The second part of our day cruise that first took us to Delos was Mykonos. A renowned “party island”, it may have been completely ignored by us if not for the fixed itinerary of the cruise. We were given about three hours to explore its eponymous Chora, which was barely enough to have lunch and then walk around the central area but also largely sufficient to form an impression.
Here is an approach look at the island.
And this is the view of the town of Mykonos from the water, with a couple of points of interest that we will later see up close.
The core area of the town of Mykonos is the larger, flatter, busier version of the core of Naxos City. There is also a lot more commercial activity here – with practically every label and brand of note represented – which considerably diminishes any pretense to quaintness.
On a positive note, several defined points of interest make even a short stroll around Mykonos fairly pleasant. One of these unmissable points is the row of 16th-century windmills called Kato Mili.
This dollhouse-size church of Agia Anna is one of many tiny churches around town.
Interestingly enough, there is no obvious predominant color for church domes on Mykonos, but quite a few of them are red – a color that we have not yet seen elsewhere.
A bigger, older, and completely white church of Panagia Paraportiani (“Our Lady of the Side Gate”), which was seen in the first shot of the town from the bay.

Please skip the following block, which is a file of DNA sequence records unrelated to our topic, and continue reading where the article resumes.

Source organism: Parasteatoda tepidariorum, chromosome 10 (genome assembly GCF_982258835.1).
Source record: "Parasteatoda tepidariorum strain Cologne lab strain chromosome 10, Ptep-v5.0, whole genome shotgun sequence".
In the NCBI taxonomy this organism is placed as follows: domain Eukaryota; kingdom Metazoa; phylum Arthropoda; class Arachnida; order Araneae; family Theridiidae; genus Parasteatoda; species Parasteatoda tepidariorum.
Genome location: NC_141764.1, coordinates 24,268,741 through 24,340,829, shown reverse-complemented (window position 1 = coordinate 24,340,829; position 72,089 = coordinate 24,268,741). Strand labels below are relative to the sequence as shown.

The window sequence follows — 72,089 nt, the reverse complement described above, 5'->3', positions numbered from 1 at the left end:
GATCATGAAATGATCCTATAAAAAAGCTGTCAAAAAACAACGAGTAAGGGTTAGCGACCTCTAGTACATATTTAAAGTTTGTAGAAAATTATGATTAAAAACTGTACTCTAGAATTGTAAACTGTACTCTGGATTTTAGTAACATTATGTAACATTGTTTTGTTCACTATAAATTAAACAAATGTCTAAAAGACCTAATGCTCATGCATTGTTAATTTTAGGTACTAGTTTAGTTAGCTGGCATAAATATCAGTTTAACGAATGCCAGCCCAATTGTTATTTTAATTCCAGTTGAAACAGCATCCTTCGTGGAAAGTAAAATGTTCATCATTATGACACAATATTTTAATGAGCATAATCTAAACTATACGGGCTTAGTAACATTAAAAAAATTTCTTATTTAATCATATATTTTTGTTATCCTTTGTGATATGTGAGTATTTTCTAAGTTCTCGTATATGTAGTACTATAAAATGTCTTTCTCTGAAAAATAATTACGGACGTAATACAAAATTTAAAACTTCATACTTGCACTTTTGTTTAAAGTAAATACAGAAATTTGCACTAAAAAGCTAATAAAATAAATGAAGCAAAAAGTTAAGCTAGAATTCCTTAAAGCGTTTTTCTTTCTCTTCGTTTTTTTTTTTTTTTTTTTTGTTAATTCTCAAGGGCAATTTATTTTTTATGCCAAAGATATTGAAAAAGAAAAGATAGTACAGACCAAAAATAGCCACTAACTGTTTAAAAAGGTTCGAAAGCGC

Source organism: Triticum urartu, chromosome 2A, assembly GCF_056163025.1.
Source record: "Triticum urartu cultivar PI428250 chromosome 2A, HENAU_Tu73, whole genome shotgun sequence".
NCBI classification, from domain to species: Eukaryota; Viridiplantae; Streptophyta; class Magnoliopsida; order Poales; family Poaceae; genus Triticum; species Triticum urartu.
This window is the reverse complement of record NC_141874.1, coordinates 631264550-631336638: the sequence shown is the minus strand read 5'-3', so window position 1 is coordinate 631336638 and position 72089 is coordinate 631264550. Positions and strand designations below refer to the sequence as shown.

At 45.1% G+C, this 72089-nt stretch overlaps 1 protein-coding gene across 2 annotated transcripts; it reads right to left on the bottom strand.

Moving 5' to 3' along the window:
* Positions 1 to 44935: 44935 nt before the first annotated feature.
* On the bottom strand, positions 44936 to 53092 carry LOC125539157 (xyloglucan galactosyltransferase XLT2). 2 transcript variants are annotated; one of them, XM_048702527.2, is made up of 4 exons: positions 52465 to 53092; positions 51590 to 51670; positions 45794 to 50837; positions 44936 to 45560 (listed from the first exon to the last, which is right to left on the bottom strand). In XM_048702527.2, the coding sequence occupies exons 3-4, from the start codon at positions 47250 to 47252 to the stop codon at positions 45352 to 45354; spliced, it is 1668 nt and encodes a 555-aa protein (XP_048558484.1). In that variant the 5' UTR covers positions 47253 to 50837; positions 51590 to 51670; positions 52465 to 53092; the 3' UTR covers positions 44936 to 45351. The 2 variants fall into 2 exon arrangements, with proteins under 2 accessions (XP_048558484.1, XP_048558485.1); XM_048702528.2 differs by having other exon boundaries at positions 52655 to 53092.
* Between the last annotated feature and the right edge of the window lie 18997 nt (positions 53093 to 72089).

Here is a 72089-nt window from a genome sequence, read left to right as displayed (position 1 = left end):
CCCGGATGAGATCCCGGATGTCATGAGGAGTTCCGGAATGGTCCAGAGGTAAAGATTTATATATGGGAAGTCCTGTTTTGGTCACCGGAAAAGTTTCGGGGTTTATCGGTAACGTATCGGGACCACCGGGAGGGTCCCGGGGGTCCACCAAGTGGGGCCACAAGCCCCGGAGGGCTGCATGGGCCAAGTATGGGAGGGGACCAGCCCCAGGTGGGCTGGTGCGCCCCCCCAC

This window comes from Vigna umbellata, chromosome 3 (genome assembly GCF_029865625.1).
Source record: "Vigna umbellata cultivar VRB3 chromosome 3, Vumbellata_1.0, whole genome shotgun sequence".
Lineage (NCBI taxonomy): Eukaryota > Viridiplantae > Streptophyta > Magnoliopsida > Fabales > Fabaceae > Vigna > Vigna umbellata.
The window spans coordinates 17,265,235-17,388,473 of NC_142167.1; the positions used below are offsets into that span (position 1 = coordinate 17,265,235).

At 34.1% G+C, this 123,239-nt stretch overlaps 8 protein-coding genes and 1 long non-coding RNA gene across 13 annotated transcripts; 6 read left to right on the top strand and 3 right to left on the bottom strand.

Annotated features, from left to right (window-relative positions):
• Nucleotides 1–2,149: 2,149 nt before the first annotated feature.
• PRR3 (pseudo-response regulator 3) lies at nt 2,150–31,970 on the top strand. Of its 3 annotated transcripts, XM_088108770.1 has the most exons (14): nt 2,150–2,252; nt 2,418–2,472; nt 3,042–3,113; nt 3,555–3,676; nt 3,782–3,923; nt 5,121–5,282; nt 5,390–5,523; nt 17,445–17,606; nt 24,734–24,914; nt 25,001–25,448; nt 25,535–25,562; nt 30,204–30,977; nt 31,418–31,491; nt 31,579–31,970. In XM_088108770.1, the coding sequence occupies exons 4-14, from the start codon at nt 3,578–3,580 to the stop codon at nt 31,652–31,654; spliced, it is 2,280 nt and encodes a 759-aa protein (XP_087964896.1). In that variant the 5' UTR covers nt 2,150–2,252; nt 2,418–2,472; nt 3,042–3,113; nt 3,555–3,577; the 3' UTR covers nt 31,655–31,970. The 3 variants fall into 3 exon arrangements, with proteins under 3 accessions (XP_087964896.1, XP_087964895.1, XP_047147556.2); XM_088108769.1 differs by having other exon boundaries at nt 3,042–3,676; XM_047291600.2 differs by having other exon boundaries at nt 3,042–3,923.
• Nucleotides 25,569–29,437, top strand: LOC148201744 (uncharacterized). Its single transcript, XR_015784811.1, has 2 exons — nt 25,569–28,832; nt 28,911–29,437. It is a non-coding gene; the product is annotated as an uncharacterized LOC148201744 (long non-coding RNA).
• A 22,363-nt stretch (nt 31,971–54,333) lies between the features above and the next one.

The most picturesque part of Mykonos is the Little Venice – certainly there are some visual parallels here.
And now a few street perspectives of the Chora, with clear resemblance to what we have glimpsed in Naxos.
Don’t let the absence of people in the shots confuse you. First of all, I readily admit that I seek people-less perspectives and am not beyond removing stray humans via Photoshop when they pop up unannounced. Secondly, all of these are side streets with much less pedestrian traffic than on main thoroughfares.
The last three pictures in this installment are from a different island, Paros, where we stopped in the harbor at Naousa to pick other cruise passengers.
Mykonos is famous for its clubs and nightlife, so younger visitors without children in tow may find it a more appropriate place to linger. Us, we appreciated what it had to show us, and then departed on our day-cruise ship back to the relatively tranquil Naxos.